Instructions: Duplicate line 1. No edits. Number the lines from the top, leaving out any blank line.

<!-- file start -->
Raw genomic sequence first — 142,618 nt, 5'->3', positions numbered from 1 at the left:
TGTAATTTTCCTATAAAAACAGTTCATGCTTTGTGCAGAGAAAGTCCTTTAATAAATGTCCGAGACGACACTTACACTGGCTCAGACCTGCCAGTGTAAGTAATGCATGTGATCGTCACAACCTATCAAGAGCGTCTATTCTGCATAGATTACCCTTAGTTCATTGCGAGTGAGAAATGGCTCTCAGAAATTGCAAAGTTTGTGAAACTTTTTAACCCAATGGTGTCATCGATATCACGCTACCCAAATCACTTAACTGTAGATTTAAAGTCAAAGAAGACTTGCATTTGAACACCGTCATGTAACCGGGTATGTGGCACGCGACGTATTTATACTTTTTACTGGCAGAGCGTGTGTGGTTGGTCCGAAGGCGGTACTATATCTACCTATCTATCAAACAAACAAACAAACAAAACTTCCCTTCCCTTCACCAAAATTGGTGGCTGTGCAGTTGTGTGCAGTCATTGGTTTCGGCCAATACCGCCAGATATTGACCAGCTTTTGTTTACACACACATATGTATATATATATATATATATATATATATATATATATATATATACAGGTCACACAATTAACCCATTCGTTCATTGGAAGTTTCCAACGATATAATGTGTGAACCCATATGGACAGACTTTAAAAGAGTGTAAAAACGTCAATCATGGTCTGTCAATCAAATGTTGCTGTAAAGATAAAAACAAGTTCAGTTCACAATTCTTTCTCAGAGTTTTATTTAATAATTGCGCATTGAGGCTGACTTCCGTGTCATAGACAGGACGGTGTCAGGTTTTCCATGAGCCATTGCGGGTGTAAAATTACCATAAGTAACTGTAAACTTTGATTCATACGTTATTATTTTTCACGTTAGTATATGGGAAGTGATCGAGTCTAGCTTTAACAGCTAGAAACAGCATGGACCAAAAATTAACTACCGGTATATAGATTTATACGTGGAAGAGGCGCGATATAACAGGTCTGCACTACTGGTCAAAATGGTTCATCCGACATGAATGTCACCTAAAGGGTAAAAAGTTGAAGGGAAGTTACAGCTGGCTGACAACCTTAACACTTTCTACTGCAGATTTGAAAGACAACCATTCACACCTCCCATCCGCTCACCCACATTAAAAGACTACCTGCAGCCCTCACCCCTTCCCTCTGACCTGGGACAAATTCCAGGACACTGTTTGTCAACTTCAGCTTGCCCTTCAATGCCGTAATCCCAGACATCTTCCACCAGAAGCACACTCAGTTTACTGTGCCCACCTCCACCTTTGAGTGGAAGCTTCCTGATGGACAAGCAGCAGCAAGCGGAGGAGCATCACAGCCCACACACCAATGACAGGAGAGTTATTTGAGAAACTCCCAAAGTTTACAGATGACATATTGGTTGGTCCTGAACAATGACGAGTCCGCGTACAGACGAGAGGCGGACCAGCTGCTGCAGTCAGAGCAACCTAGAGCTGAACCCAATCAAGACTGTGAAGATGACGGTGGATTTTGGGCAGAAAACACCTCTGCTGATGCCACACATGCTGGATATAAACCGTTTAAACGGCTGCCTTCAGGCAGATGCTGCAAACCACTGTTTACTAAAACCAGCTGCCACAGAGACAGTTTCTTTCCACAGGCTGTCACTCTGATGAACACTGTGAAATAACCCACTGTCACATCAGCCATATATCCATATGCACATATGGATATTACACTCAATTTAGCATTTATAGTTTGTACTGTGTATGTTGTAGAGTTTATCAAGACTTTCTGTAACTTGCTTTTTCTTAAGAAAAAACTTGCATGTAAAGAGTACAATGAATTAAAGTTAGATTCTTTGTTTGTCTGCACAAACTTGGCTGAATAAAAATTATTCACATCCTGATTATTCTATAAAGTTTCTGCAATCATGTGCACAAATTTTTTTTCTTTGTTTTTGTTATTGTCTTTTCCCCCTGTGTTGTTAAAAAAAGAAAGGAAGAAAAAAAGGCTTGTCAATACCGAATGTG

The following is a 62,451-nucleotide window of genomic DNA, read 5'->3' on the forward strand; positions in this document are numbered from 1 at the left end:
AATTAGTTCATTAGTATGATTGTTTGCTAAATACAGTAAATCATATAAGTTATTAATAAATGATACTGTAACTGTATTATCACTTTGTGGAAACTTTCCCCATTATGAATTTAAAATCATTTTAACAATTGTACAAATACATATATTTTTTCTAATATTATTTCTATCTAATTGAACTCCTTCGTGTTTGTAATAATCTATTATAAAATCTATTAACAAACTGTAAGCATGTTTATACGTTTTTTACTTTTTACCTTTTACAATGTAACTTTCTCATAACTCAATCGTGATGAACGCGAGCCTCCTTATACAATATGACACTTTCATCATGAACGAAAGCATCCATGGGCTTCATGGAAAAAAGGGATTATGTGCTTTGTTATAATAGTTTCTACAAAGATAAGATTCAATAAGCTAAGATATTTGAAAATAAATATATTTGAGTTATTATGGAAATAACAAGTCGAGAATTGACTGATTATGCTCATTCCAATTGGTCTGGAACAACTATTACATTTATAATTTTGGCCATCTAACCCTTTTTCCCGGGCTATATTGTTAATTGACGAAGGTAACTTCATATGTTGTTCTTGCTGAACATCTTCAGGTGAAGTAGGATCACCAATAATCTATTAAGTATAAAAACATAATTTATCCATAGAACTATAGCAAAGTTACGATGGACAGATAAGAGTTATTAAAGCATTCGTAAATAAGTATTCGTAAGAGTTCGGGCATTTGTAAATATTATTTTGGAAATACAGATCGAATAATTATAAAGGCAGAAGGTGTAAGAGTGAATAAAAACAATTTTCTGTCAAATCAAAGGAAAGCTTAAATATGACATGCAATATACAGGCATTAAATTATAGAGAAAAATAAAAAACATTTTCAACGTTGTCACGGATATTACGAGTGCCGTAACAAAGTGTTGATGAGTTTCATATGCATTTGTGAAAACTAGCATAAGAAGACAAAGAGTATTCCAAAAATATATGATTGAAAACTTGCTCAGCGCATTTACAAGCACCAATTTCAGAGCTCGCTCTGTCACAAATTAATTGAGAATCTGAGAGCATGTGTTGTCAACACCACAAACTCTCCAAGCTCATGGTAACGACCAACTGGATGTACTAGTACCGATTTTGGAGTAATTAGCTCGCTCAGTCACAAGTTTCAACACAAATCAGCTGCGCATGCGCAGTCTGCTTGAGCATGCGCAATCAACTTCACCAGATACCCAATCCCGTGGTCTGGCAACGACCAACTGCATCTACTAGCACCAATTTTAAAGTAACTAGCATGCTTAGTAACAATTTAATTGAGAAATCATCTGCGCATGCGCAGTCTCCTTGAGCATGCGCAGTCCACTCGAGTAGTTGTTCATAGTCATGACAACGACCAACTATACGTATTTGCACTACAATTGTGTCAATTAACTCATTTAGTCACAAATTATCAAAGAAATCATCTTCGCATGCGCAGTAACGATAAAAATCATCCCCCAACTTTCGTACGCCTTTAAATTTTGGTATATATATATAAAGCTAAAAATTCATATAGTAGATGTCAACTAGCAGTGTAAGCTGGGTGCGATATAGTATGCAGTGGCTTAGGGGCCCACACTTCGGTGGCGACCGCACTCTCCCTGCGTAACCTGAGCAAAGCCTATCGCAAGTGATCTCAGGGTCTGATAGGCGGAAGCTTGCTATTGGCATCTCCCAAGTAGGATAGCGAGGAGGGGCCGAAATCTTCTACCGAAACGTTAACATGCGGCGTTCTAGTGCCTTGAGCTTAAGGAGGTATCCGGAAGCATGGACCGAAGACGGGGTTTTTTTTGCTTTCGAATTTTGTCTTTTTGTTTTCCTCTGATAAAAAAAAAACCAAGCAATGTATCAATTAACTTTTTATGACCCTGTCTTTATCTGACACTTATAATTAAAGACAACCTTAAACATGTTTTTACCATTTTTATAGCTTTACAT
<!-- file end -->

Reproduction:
Raw genomic sequence first — 142,618 nt, 5'->3', positions numbered from 1 at the left: